We’ve heard the rumors and stories about Gwinnett County politics for years.
Apparently, so had the FBI.
Gwinnett County Commissioner Shirley Lasseter, 64 and a veteran of county politics, resigned her office and pleaded guilty Thursday to federal charges that she took $36,500 in bribes from an undercover FBI agent posing as a developer.
A second former commissioner, Kevin Kenerly, is already facing trial on separate bribery charges. The former commission chair, Charles Bannister, had earlier resigned rather than face indictment on perjury charges related to a special grand-jury investigation.
And as the AJC reported yesterday:
“If the pleas were not enough to shake up the county government, federal prosecutors disclosed that more prosecutions involving land deals could be forthcoming. At Thursday’s hearing, Assistant U.S. Attorney Douglas Gilfillan said all three defendants are now talking to authorities and could receive reduced sentences based on the value of their cooperation in other investigations.”
If you want a real taste of how distorted Gwinnett County leadership has become — an incestuous, feuding mix of judges, politicians, consultants, lawyers, developers, law enforcement — go read this. It’s the text of a civil suit filed in federal court by Bannister against Gwinnett County Sheriff Butch Conway charging false arrest, false imprisonment and retaliatory prosecution.
Here’s the short version:
In 2010, when Bannister was still serving as commission chair, Conway’s deputies arrested Bannister and charged him with drunken driving. What makes it all interesting is that:
A.) Bannister and Conway had been feuding politically;
B.) Typically, Conway’s department does not make DUI arrests;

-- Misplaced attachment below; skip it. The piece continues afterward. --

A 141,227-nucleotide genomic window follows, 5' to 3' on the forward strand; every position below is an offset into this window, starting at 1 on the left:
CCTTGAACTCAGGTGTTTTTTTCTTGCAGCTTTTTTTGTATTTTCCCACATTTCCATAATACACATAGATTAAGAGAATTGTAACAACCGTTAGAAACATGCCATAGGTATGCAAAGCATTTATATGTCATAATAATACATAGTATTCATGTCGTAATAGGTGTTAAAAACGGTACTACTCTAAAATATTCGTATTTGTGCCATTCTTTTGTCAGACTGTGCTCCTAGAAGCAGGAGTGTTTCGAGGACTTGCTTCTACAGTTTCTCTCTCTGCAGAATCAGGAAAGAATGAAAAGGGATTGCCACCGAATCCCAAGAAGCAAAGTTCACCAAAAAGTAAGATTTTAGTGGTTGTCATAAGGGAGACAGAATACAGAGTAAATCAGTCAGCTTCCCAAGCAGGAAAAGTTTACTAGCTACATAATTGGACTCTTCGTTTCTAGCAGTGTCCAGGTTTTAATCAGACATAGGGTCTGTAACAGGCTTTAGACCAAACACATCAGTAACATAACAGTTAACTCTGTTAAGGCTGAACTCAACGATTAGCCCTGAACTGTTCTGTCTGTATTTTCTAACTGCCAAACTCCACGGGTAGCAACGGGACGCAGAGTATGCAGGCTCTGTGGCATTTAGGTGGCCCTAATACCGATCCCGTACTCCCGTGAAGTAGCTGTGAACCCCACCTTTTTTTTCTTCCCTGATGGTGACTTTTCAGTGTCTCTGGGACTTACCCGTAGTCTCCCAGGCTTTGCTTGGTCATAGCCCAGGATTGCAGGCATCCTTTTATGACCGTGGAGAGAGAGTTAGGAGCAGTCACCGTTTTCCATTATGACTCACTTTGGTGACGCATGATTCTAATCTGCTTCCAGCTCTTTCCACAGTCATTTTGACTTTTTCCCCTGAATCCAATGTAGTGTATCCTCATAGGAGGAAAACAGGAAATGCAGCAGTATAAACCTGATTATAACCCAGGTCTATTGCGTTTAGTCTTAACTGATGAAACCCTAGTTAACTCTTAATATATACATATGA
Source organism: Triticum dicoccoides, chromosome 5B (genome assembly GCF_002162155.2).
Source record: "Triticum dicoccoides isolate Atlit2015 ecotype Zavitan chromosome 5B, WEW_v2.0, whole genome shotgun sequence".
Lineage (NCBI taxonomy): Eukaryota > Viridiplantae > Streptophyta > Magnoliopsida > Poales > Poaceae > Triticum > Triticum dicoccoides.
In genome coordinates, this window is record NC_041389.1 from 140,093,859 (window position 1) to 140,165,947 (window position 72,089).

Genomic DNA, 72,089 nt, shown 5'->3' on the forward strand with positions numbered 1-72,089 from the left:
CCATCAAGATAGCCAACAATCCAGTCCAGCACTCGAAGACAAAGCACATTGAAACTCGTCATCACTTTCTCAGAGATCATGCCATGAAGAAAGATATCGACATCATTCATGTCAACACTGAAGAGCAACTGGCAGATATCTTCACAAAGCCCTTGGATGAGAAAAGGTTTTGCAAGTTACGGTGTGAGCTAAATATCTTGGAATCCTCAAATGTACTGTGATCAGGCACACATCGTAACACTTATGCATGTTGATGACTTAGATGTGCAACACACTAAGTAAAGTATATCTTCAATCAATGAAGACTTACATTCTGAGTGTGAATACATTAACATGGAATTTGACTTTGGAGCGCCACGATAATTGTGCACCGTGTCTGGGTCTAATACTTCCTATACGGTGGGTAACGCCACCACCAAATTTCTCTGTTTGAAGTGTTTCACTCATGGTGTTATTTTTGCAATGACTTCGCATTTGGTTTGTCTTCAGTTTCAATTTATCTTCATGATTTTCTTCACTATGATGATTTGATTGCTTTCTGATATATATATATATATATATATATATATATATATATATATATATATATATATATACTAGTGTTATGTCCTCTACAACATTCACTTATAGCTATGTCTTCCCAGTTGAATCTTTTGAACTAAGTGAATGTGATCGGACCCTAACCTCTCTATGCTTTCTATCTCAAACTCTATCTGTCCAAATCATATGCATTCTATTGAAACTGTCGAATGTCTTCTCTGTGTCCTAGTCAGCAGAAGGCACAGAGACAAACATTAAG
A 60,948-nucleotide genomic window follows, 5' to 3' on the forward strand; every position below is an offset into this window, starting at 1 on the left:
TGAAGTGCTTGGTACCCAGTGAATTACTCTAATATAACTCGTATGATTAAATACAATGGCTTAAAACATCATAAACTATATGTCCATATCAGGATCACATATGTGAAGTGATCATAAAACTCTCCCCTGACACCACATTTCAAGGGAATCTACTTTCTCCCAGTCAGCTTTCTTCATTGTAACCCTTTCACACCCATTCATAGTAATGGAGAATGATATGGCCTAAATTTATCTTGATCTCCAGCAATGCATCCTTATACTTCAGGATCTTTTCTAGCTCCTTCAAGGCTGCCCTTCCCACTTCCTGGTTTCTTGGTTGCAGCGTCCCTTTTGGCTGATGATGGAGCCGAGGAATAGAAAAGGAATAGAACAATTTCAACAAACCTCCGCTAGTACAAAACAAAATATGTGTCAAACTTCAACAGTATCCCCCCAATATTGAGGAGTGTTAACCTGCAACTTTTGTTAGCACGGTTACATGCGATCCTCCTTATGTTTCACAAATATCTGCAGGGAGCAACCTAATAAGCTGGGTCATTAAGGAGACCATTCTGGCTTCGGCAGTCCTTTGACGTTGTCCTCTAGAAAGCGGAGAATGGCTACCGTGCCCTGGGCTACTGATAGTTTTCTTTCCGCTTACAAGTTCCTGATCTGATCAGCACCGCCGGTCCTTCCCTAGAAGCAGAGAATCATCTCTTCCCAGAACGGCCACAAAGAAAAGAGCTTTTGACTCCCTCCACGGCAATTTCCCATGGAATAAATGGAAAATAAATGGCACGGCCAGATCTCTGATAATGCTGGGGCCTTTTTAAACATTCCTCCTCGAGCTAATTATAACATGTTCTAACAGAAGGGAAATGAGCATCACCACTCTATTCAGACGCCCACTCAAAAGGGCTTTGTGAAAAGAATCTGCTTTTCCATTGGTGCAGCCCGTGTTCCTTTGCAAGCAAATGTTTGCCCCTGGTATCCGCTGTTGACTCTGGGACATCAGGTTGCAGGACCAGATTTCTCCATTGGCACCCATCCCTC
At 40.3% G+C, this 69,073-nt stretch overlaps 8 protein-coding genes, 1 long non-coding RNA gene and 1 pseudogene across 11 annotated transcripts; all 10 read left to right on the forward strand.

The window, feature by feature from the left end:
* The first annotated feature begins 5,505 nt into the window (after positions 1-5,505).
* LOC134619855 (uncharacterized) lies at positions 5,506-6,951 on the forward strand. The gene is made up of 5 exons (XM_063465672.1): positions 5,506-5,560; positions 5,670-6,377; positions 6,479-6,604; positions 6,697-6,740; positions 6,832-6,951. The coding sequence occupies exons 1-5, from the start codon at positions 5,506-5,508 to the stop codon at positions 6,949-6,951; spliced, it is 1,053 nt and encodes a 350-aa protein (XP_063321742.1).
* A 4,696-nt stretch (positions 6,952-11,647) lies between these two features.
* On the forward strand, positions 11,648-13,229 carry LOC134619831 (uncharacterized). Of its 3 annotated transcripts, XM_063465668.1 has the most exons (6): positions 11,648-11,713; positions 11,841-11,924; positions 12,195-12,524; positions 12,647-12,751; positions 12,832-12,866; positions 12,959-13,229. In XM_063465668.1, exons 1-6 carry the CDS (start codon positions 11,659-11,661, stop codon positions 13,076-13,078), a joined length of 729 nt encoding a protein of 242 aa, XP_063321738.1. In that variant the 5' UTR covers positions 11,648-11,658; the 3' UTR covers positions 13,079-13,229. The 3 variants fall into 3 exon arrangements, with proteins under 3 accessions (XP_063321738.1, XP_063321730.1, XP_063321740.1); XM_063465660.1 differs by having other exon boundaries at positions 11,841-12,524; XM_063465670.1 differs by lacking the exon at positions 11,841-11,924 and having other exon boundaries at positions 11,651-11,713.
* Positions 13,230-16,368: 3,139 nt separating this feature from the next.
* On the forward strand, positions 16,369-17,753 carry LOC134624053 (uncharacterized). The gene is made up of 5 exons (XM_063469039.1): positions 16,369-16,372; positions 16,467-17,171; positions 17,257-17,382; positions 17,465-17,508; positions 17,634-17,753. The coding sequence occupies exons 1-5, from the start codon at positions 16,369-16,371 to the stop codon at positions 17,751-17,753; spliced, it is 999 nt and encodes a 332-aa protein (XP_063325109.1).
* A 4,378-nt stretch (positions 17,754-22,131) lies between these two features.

C.) Although Conway’s deputies claimed that Bannister had failed a roadside sobriety test, once taken into custody the then-chairman blew a 0.00 on the breath test. Twice.
D.) Despite the 0.00 breath test, Conway’s deputies dragged a handcuffed and humiliated Bannister to the local hospital, where the blood test also reported a 0.00 blood alcohol level.
In the suit, Bannister alleges that Conway and his deputies “perpetrated the illegal arrest and detention of Bannister … in retaliation for Bannister’s persistent opposition to Conway’s political objectives.”
Bannister also claims in the suit that upon taking office in 2004, he was approached by Gwinnett County developer Wayne Mason, long influential in county politics. Mason allegedly “made it clear, explicitly, that if Bannister would use his position as commission chairman to Mason’s advantage, Bannister would be made wealthy. Bannister declined the overture.”
Bannister’s suit cites no evidence to support that particular claim. Overall, however, it paints a pretty sordid picture of what Gwinnett politics looks like to those on the inside. As Gwinnett District Attorney Danny Porter said yesterday, “We have to be rid of this culture of corruption that exists in Gwinnett County.”
– Jay Bookman